How the Pope Confirmed a Parish to O'Crowley, Chief of His Clan

By Michael-Patrick Crowley, Crowley Clan Newsletter, July 2011

At the end of the 12th century King Henry II of England, following individual adventures of his vassals from Normandy, England and Wales, obtained submission from the High King of Ireland, O'Connor, along with the major Chieftains. Henry II granted large tracks of land to his vassals and lords; these were shortly faced with the inability to control their lands facing the Irish.

By 1300 at the west of a line that could be drawn from Clonakilty to Bandon, to Charleville, English authority was non-existent. And, subsequent encroachments reduced that influence even further while the Irish clan houses were consolidating and gaining power. One of the major Norman lords of West Cork was Barry Roe, a cadet branch of Barry from North Cork. The Barrys, as others, felt the push from the Gaelic lords to regain their lands. In that respect it is interesting to note that Auliff O'Crowley, then Chief of his clan and Lord of Kilshallow, "on account of deadly enemies which existed between the inhabitants of his lands in the parish of Cruary and the rest of the parish, erected a church at Kilnagross and persuaded the Bishop of Ross to erect it into a separate parish (Kilnagross), an arrangement confirmed by the Pope in 1493."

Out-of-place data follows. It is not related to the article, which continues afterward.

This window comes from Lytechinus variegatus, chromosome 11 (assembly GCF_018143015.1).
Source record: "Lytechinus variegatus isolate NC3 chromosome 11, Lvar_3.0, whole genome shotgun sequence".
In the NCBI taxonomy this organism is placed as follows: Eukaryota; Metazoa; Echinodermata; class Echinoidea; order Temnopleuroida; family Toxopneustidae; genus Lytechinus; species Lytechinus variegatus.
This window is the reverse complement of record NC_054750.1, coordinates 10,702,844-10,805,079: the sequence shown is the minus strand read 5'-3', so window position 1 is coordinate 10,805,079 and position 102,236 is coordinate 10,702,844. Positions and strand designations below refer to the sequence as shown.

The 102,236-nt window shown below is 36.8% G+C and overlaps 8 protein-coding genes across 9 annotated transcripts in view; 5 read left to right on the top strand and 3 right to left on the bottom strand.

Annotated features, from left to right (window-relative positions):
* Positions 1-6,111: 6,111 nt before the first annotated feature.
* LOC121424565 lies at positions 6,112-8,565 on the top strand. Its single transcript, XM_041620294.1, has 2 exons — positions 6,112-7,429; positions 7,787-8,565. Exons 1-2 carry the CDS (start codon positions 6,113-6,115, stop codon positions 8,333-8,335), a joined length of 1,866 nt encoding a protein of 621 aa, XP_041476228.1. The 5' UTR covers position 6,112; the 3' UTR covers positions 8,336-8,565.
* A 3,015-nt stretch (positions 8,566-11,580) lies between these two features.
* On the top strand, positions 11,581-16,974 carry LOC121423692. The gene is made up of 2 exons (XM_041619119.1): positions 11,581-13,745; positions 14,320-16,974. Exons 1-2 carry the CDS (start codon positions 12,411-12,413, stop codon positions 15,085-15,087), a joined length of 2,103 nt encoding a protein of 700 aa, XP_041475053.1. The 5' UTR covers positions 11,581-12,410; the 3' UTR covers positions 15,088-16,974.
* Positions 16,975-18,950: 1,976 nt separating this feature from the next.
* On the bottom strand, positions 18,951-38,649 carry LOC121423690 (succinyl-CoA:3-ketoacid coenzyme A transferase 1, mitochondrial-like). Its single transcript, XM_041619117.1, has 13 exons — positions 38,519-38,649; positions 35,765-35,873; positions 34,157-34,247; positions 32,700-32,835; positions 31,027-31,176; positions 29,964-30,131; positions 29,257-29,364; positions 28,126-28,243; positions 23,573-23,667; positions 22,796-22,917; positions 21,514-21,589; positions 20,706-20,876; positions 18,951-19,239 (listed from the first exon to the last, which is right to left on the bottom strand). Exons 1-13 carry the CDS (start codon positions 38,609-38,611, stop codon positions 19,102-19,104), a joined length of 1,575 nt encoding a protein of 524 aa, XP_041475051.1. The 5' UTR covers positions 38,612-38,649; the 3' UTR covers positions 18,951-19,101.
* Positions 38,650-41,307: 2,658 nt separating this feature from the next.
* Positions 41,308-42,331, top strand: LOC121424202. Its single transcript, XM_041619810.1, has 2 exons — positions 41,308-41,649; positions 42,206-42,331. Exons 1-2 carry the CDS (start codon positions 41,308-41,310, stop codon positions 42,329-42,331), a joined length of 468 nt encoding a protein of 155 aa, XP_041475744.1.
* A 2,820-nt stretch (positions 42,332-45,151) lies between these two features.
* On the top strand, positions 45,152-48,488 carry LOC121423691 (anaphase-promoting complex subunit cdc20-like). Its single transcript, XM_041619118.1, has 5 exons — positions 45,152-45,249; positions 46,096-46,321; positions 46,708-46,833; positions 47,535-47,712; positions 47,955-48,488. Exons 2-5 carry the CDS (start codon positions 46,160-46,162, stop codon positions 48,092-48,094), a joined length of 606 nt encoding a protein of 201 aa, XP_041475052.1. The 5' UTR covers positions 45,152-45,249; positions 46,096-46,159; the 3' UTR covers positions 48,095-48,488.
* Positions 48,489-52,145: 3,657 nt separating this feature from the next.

Kilnagross lays south of the Bandon River and was a detached portion of O'Crowley lands, Kilshallow. However, Kilnagross because originally of the Barry holding was tax exempt.

Ref : "The Development of Lordship In County Cork 1300-1600"
K.W.Nicholls Geography Publications 1993.

Peter CrowleyComment